...I think this has helped it to be a more memorable experience and will hopefully make people stop and think twice about circuses and cruelty to animals in general.—All India Radio
Since scoring an ARIA nom in 2003, the members of All India Radio have been adding their mesmerizing music to many a soundtrack, including that of the American TV series One Tree Hill, Michael Moore's hit film Sicko, and The Passionate Apprentices on SBS, just to name a few. Now featuring a new lead singer (Leona Prue), the band is back, and its latest release, Fall, is being praised by fans, critics—pretty much anyone with ears. We're especially partial to "Persist," a must-hear song with a must-see video made by award-winning Australian animator Lucy Dyson.
Selected for the 2008 Melbourne International Film Festival, this quirky and poignant video tells the tragic-but-true story of Topsy, an abused and exploited Coney Island circus elephant. Topsy was electrocuted to death in 1903 by Thomas Edison in a cruel media spectacle witnessed by thousands of onlookers and captured on film. The perfect story for the perfect song, we were lucky enough to get the insider take on the video from none other than All India Radio's Martin Kennedy:
What motivated you to make this video?
We needed to make a video for our song "Persist" and felt that the strong emotional impact and cinematic feel of the music should be key elements of the video. I love music videos featuring animals, and Australian animator Lucy Dyson had caught my eye with another animal video she had directed, and I asked if she would be interested in working with us. Lucy suggested using Topsy the elephant as the subject matter, and we loved the idea. She had wanted to use the story for a while and was just waiting for the right project to come along. It was a bold idea, and not the most obvious topic for a music video, but it suits the song perfectly and tells a great (but sad) story.
What do you hope to achieve with this video?
From the band's point of view, we have gained a visually beautiful animated video to promote our song, but it also tells an important story, and hopefully it will reach an audience that might not necessarily have been aware of animal cruelty within circuses. The response to the video has been very good, both from the music industry and from the general public who are touched by the story. It was shown on Australia's popular national music TV show Rage and was an official entrant in the Melbourne International Film Festival. Many people are initially shocked at the subject matter, and it has a very sad ending (quite unusual for a music video!), but I think this has helped it to be a more memorable experience and will hopefully make people stop and think twice about circuses and cruelty to animals in general.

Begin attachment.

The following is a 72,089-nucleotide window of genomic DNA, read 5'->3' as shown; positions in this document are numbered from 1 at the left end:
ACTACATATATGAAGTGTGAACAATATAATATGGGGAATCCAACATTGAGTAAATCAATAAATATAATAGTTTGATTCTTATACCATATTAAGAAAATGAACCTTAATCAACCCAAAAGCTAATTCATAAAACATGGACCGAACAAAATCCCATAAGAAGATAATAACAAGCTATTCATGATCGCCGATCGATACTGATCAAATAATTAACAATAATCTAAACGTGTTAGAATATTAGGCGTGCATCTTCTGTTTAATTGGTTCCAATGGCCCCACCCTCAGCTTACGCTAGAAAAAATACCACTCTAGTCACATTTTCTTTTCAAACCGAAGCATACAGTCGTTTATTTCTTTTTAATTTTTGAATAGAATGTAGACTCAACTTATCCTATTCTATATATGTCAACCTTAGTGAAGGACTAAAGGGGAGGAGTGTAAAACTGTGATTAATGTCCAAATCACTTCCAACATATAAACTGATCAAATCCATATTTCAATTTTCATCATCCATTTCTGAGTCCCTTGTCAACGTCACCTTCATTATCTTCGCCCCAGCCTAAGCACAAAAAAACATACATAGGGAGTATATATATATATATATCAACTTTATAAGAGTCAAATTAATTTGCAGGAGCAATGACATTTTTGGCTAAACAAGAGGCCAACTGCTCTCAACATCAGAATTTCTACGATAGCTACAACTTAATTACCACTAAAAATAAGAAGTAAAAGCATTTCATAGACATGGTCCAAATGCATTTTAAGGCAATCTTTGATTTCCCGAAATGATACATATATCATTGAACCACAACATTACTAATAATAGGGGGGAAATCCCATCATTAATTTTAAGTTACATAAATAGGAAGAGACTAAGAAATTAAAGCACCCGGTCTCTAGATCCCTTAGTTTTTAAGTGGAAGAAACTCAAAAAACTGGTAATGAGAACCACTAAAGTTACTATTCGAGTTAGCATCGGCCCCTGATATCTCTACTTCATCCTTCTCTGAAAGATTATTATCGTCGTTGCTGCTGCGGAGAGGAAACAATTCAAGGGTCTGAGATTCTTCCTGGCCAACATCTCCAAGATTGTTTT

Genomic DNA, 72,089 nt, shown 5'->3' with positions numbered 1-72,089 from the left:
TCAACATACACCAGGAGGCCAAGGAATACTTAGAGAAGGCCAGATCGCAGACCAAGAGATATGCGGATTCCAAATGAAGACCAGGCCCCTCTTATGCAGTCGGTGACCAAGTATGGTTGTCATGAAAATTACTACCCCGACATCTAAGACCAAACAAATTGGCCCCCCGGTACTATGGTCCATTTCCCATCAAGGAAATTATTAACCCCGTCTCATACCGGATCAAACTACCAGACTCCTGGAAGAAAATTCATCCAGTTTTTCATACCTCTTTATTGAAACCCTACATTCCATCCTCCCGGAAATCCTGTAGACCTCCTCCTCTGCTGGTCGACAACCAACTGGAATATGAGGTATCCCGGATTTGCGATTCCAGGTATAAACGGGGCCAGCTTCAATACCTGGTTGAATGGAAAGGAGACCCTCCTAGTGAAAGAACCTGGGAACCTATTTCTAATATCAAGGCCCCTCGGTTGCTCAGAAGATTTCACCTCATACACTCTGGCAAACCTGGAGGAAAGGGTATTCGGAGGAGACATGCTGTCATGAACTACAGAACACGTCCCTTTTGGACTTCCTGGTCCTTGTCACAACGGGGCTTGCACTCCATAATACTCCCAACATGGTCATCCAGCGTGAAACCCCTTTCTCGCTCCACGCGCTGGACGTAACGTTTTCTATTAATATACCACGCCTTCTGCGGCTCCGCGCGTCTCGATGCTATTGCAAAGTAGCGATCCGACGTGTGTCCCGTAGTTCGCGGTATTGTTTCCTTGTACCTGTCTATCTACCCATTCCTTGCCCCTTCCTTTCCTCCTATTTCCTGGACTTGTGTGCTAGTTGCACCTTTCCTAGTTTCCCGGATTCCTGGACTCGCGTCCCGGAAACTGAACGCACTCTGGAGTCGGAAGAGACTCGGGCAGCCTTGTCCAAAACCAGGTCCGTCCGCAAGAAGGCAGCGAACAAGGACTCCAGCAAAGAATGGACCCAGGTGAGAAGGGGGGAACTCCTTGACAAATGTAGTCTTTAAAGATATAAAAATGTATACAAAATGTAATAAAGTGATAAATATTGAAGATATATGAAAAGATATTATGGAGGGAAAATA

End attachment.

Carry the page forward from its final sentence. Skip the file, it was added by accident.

Do you think circuses have changed much since 1903?
Well, in Australia, there are some progressive circuses with no animals at all, and I think in general awareness of animal cruelty is much better, but just the other day we drove past an "old school" circus that had lions and other animals in pens out the back, so it still exists here.
Do you think that people generally don't know enough about what goes on in circuses?
In general, yes, I think that many people are still unaware. Or they are aware of it, but don't really see it as a huge problem—maybe they think that the animals are fed, sheltered and "well looked after." I think it will take more education to help people see through this. I hope that people will realize how strange it is that we feel the need to make animals jump through hoops or walk on two legs dressed in silly clothes just for our entertainment.
You Can Help!
Take it from Topsy, no elephant would ever choose to be in the circus. Circus animals lead miserable lives. Undercover footage of behind-the-scenes training shows trainers who use whips, muzzles, electric prods, and bullhooks to force wild animals to perform.
Say "No" to the circus, because the animal performers can't. You can make a difference just by refusing to buy a ticket to any animal circus.
Want to do even more for our ele-friends? Sign up for PETA's Activist Network to stay informed via e-mail about upcoming circuses in your area, new literature, urgent action alerts, and breaking news.